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Submitted by Mark Fuller

The Bioscope
September 24th 1930

Caste (1930) 6,421 ft

George D'Alroy, an officer in the Guards, marries Esther Eccles, a ballet girl, against the advice of his friend Captain Hawtree, and without the knowledge of his mother, the Marquise de St.Maur. On the outbreak of war George and Hawtree have to go abroad with their regiment, and Esther is left, amply provided for and awaiting, under the care of her sister Polly, the arrival of her baby. Esther's father, old Eccles, loses all the money left to Esther on horse racing, and George is reported killed in action. Esther returns to live with her family, and after the birth of the baby decides to go back to the ballet. The Marquise offers to take the child, which Esther indignantly refuses. With the help of Polly and her young man, Sam Gerridge, Esther makes a brave struggle, and when things are at their worst George returns alive and well, the Marquise offers the hand of reconciliation and all ends happily.

The fact that "Caste" has been played in some part of the country or the other almost without a break for more than sixty years is sufficient proof that it is a popular play of sterling value, and additional proof might be gained from the fact that it has added to the reputation of such players as Sir Squire and Lady Bancroft, Sir John Hare, Cyril Maude, Charles Brookfield,Marie Tempest and a score of others, It is, however, a play of its period, and it is doubtful if the experimentof bringing it up to date could be perfectly successful without re-writing much of the dialogue. The three comedy parts of Old Eccles, Polly and Sam Gerridge hardly need revision, as these are true sketches of Cockney humour, as true now as when they were written. It is the sentiment that dates, and the bashful delicacy of the mid-Victorian era, when a young bride dare only timidly hint to her husband at the possible approach of one of the greatest joys of married life, seems strangely out of place at the present time. Moreover, by placing the period of the play in 1914-15 the producer has had to invent a very flimsy reason for Sam Gerridge not joining the army, and the return of D'Alroy and Hawtree fit and well, when the former's son is only a few months old, seems to call for explanation. "Caste" treated as a costume-play of the period of the Crimean War would have a great popular appeal. As a present-day drama it has much of the incongruity of " Hamlet" or "Macbeth" in modern clothes.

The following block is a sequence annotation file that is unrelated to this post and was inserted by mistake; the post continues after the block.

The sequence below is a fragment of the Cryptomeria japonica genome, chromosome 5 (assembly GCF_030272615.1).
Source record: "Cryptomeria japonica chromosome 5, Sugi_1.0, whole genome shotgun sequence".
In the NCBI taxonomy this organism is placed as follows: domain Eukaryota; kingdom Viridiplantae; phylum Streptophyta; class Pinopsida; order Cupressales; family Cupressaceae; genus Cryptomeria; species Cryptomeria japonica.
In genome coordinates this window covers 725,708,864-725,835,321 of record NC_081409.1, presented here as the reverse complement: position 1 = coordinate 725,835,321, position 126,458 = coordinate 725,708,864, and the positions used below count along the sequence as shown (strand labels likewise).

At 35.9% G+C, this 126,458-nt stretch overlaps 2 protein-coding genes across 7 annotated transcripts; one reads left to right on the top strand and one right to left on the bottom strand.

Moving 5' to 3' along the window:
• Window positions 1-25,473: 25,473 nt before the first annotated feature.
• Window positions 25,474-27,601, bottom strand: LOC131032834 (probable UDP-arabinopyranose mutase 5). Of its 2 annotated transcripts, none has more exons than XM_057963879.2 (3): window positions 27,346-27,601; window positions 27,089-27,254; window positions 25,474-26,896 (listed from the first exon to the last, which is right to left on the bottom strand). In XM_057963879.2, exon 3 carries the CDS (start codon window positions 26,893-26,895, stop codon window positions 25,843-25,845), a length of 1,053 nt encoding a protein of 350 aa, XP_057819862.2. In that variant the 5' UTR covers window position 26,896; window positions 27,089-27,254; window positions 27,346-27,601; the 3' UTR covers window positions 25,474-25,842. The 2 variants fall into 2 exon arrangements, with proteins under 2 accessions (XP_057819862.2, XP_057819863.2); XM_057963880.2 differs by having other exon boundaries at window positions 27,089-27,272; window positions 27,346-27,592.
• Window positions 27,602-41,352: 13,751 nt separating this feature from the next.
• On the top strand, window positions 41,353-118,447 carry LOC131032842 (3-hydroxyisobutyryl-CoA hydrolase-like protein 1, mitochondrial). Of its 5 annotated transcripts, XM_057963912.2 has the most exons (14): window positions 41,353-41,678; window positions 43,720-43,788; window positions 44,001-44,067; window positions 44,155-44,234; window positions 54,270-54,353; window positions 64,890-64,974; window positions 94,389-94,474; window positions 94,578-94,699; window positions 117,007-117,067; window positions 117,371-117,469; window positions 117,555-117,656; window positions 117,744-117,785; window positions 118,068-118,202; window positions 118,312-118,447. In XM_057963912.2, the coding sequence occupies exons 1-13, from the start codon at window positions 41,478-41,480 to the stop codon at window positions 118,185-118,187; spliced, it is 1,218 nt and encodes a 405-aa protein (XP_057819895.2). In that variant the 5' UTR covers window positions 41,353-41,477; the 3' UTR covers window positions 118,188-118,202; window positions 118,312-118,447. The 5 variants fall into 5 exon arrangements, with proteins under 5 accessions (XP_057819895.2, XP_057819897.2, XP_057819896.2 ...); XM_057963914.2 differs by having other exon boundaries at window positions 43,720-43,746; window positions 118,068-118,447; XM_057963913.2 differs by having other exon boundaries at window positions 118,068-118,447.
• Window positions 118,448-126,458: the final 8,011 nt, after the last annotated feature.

The comedy parts, on which "Caste" chiefly relies for its popularity, have been considerably cut down, but Ben Field, with what opportunities are left to him, gives an excellent performance of Eccles, particularly in those scenes, interpolated by the producer,in which he is seen with his boon companions, trying vainly to spot winners. Hermione Baddeley as Polly, and Edward Chapman as Sam Gerridge, playing on conventional lines, are responsible for some bright comedy. Sebastian Shaw as George D'Alroy and Alan Napier as Captain Hawtree lack the distinction which one expects from officers of the Guards, a distinction which is supplied by the admirable performance of the Marquise de St. Maur by Mabel Terry Lewis, a performance which stands out for its polish and sincerity. Norah Swinburne looks charming and does all that is possible with the rather colourless part of Esther.

The action takes place chiefly in the humble home of the Eccles and D'Alroy's Mayfair flat, which are adequate. Some of the most effective scenes are those introduced showing Esther's work at the theatre and old Eccles at the bar of his favourite pub. The photography is fair.

The recording is mainly good.

In Brief
T.W. Robertson's most successful play, brought up to date, capably played and produced. Good story of old-fashioned sentiment and genuine comedy. Suitability - Fair appeal to average audiences. Selling Angles - The world-wide reputation of the play; the great successes made in it by world-famous players

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